A space odyssey

What’s all this got to do with space travel? Getting to Mars will take about eight months and there would be many advantages to astronauts spending the journey in a state of torpor. Aside from the fact the journey would be much less tedious, crews would need significantly less air, food and water. Astronauts could also do without space for cooking, eating, exercising and entertainment and they would produce less waste.

A major bonus is the possibility a hibernating human may not suffer radiation damage: at the moment people can’t spend more than a year in space without significantly increasing their risk of getting cancer.

And not to be overlooked: spending the trip in a state of extended torpor would take away a lot of the psychological challenges people are expected to face during long-distance space travel. No wonder the European Space Agency and NASA want to work out if human hibernation is possible.

Science fiction or science reality?

But may questions need answering before we can seriously consider torpor as a viable option for humans beyond movie plots. For example, we know astronauts in space need to exercise for up to six hours a day to minimise muscle and bone mass loss. You would imagine spending months without moving would be disastrous for our bodies but recent research showed that polar bears can hibernate for six months without any loss of bone mass. Perhaps we can too.

A serious concern is what torpor could do to our brains. We think of torpor as being like a deep sleep but the brainwaves of animals emerging from torpor are remarkably similar to the brainwaves of sleep-deprived animals. And we know animals coming out of torpor usually enter a deep sleep before they get stuck back into normal life. We know brains are highly sensitive to a lack of oxygen: perhaps sleep is vital to protect brains from damage that torpor could otherwise cause?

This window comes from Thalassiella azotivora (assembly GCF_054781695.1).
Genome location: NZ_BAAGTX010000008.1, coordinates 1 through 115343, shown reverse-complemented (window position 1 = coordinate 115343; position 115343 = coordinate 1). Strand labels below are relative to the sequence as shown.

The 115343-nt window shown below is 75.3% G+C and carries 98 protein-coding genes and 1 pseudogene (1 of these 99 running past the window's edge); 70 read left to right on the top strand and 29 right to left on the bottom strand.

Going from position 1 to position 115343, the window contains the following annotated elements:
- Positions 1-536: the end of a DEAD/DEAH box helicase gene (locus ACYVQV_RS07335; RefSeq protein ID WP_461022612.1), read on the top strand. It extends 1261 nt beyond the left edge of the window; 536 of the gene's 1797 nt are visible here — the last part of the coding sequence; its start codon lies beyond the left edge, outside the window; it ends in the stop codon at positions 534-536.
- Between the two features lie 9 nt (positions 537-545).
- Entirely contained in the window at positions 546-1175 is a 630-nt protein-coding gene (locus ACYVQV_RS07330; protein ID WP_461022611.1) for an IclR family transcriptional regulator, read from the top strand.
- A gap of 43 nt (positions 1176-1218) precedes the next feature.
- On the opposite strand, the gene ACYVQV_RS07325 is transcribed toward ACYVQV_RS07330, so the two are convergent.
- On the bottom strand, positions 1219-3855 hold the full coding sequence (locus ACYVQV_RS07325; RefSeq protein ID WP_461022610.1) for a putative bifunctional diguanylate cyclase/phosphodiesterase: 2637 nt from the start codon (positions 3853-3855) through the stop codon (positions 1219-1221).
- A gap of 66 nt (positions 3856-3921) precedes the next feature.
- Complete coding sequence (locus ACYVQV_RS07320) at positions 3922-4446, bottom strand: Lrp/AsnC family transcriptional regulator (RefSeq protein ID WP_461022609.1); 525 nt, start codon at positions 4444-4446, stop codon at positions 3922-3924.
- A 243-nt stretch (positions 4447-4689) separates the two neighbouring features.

Another big question is whether torpor affects memory. Research to date gives us conflicting evidence: ground squirrels appear to lose some of their long-term memories whereas bats retain their memories even after spending two months in torpor.

Retaining memories strikes me as rather important. I can imagine few things worse than waking up on a space ship having no idea who I am or what I’m doing there. Definitely the stuff of nightmares.

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4 Comments

  1. Ah Jen, you hit the mark on this one. I love space and all to do with the mission to Mars. I have done some of my own research into the mission to understand the potential hazards associated with the project (I’m a risk manager) and wasn’t that surprised to find out that once again, it is the human factor that presents the greatest challenge, not the technical stuff. I must admit, flying to Mars isn’t one for me… the words ‘flying in my tin can’ come to mind whenever I think of it

    • Thanks Marti. Totally agree, the whole thing is fascinating. Did you listen to Richard Fidler’s interview with Josh Richards (one of the Aussie Mars One candidates). I found it completely absorbing!

      • Missed that interview but have seen others. If it’s the same person, there was a great write up in Zen Pencils (one of my fav comics and he’s a Melbournian too 🙂 ).

      • Oh yes how I love Zen Pencils. We have his ‘Two Wolves’ poster on our lounge room wall 🙂